One question I hear often in my role as Director of Primary School Admission at Kent Place is this: “Is my child ready for kindergarten or should I give him or her another year in preschool?” This is an especially common dilemma for parents of kids with summer birthdays. But, it can apply to any child depending on personality, interests, strengths, and weaknesses.Research indicates that academic pressures are starting early, before first or second grade. We don’t often give our children enough time to just be kids—time to play in the mud or with clay or to spray the hermit crabs with water to see if their heads will emerge. Things we did in first grade when I was growing up are now expected of our children in kindergarten or even preschool.
There are many things to consider when deciding if your child is ready for kindergarten. Is your son showing interest in learning to read? Can your daughter sit still through an academic schedule for a whole day? Does she exhibit self-control and a willingness to cooperate? How are her language skills? Does your son demonstrate skills in self-care?
Perhaps you’re thinking that you do, indeed, want extra time for your child, but you also want him to be prepared for kindergarten without repeating his preschool program. Here are some things to look for if you want your child to enjoy another year in preschool:
Literacy and math concepts with a tailored approach to learning. Your daughter already knows her letters? You want teachers who can individualize the instruction to each child’s level. Your son knows his numbers up to 15? You want to make sure he’ll develop more skills in arithmetic.
Satisfaction of curiosity. Does the preschool encourage your child to explore things that interest her? Do the children learn through hands-on experiments and projects that relate to the world around them? You want a place that will engage her mind.
A step up in schedule. Does the preschool offer a full-day program? You want a place where he can build his academic stamina in preparation for kindergarten. Additionally, an ideal program will be enhanced by expert teachers and specialists who have an eye toward the expectations of more rigorous elementary schools.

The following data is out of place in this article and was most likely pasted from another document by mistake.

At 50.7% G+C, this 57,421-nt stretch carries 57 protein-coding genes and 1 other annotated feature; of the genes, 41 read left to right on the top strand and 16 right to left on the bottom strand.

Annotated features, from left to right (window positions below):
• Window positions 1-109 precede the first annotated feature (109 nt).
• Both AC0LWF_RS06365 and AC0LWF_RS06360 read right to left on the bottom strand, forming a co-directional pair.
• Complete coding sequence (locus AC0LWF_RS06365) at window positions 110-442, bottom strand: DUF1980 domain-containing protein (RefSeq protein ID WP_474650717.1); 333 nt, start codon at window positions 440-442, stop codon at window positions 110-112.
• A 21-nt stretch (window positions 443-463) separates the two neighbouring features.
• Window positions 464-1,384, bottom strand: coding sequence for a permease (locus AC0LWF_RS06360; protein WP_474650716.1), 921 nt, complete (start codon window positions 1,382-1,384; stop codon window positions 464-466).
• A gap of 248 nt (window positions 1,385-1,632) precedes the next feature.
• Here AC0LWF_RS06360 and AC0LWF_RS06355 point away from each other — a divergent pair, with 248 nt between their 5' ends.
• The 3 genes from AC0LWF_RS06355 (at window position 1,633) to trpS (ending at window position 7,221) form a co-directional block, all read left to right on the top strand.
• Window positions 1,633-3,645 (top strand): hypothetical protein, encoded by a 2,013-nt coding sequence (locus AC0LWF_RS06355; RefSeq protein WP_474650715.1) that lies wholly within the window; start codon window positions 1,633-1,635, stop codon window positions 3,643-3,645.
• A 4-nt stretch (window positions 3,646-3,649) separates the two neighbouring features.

On a personal note, I have a son with a July birthday. After a year of preschool, my husband and I debated whether to enroll him in kindergarten. We labored over this decision and, in the end, decided to go ahead and enroll him in kindergarten. If we could go back to that discussion, we’d definitely give him that extra year in preschool. He just wasn’t ready, and sometimes struggled to keep up. That’s true, even now that he’s in middle school. It’s too late to hold him back; he has friends at his age and there’s a stigma attached to repeating a grade—a stigma that doesn’t exist when a child is in preschool.
Ironic, right? As the saying goes “the cobbler’s children have no shoes” or “the shoemaker’s children go barefoot.” Admission and placement guidance is what I do for a living and I regret the decision I made for my own son!
You can learn from my mistake. Evaluate your child (or children) as needed; every kid is different. Your daughter may have entered kindergarten after one year of preschool, but your son may benefit from an extra year. A boy with a late birthday may thrive in kindergarten, while the maturity level of a different boy may necessitate another year in preschool. You know your child best! Trust your instincts and confer with your child’s most recent teacher. My only advice is this: don’t feel obligated to plow ahead. Our world asks so much of our kids and so early. What harm is there in slowing down and letting them be kids just a little longer?
To learn more about Kent Place’s Preschool Program as an option for an extra year click here, or feel free to reach out to me directly at (908) 273-0900, ext. 269 if you’d like to talk.